Marine Phosphate Mining – the confusion deepens…..

Who exactly is the competent authority to issue an environmental clearance for mining activities in the seabed off the Namibian coast? This is just one question on a long list that has once again cropped up after the Environmental Commissioner recently issued an Environmental Clearance for Namibia Marine Phosphate (NMP).

“There are so many questions and so few answers. Marine phosphate mining remains a grey area and we simply do not know enough to say with utter certainty if it will indeed have an impact or not and what exactly this impact will be.” This was said by a marine scientist yesterday in an interview with namib times. The scientist, who wishes to remain anonymous, responded to queries after NMP got the green light to start mining activities.
One main point of uncertainty is the question whether the original 18-months long moratorium to prohibit such activities, which expired in March 2015, is still in place or not. “Yes, of course it is. We never heard that it was lifted,” said Matti Amukwa, Chairperson of the Confederation of Namibian Fishing Associations, to namib times. The scientist had a different view though: “As far as I know the moratorium was never extended by cabinet. Therefore, there is no legal baseline to prohibit phosphate mining.” The expert further said that the issuing of the clearance has once again raised the question, who exactly is the competent authority to make this decision and have jurisdiction over such an activity on the ocean floor.
The issuing of the environmental clearance certificate was sent to NMP in the beginning of September, but only recently became public knowledge. In the clearance the Environmental Commissioner (EC) Teofilus Nghitila states that the Environmental Impact Assessment (EIA) and Environmental Management Plan (EMP) submitted are “sufficient”. He grants the clearance for a period of three years and attached various conditions to it. Amongst others he orders constant monitoring of the possible effects and he indemnifies the Ministry for any adverse effects that may arise from the mining activities.
After the news became public the Ministry of Fisheries and Marine Resources (MFMR) immediately took a stance and said it was “shocked”. In a statement the MFMR said it will conduct a high-level meeting to discuss the way forward. The Public Relations Officer of the Ministry could not be reached yesterday for comment.
“We are still shocked, but moreover I think the entire country is shocked,” said Amukwa. The Confederation has in the meantime instructed prominent lawyer Sisa Namandje to assist in the matter. “Our lawyer has sent a letter to Nghitila requesting detailed information on which documents the issuing of the EC was based,” Amukwa continued. Till yesterday afternoon he had no answer. “Once we have the documentation we will decide on the next course of action.”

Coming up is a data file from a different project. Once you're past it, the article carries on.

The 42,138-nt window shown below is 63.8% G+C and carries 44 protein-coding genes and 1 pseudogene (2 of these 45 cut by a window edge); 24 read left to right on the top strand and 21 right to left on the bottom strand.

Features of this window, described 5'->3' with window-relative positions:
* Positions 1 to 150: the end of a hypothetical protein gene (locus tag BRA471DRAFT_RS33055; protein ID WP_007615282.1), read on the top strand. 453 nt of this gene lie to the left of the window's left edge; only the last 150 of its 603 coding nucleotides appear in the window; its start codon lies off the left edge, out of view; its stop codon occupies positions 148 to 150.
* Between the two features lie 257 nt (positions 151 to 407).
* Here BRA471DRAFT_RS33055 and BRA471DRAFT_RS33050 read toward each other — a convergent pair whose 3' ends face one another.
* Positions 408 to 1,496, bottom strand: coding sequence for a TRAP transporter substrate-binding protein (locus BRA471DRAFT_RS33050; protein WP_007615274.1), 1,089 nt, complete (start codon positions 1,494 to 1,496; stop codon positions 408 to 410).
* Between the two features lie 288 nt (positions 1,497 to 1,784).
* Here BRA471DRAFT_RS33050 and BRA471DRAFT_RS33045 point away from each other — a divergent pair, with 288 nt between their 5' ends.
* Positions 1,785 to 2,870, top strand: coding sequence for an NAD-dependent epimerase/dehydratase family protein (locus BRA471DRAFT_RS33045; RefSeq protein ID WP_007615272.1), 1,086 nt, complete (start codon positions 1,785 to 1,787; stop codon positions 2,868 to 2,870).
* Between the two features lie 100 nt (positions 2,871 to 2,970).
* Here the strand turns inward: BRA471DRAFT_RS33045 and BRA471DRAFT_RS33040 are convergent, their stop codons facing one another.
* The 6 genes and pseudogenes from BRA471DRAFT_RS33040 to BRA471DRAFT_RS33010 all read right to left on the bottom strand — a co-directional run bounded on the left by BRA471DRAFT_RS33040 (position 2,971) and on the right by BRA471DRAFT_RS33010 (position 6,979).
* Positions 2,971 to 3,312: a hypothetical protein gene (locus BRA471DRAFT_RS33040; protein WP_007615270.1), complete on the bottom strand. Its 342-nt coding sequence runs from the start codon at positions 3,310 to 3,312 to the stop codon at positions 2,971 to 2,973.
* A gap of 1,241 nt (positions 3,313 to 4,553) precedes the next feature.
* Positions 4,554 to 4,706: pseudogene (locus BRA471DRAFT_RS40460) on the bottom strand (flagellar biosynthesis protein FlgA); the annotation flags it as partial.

In a press statement the Minister of Environment and Tourism, Pohamba Shifeta, defended the decision by the EC, but at the same time said that the “operation shall be closed and the Environmental Clearance Certificate shall be withdrawn, if significant negative environmental impacts have been observed to be associated with the proposed phosphate mining.”
“That may very well be the case. Our concern remains though, who exactly will do the monitoring?” asked the scientist. “We cannot even properly monitor certain land-based activities in our country. What about the entire ocean? We simply do not have enough experienced people.” The scientist also questioned one condition of the EC, which states that a centre of excellence is to be established, where possible impacts are regularly monitored. “That is all well and good to build such a centre, but who will man it? It needs people with years of experience which we do not have in this country,” the scientist continued.
In the meantime “Earth Organisation Namibia” has initiated an online petition with the heading “Namibia: Say No to Marine Phosphate Mining.” Yesterday afternoon more than 800 signatures were recorded thus far.
Since the Environmental Clearance was granted, can mining activities begin soon? Even after the many years of meetings, debates and countless studies, this question remains in the air. So far NMP has no land-based infrastructure in place to process the mined product.
NMP, as well as other similar companies like Lev Leviev Marine Phosphate and Chatham Rock Phosphate, intend to mine phosphate from the seabed to use in fertilisers. About the top three metres of some ocean floors is rich in the material, which is to be mined using a dredger and thereafter processed at a land-based facility.

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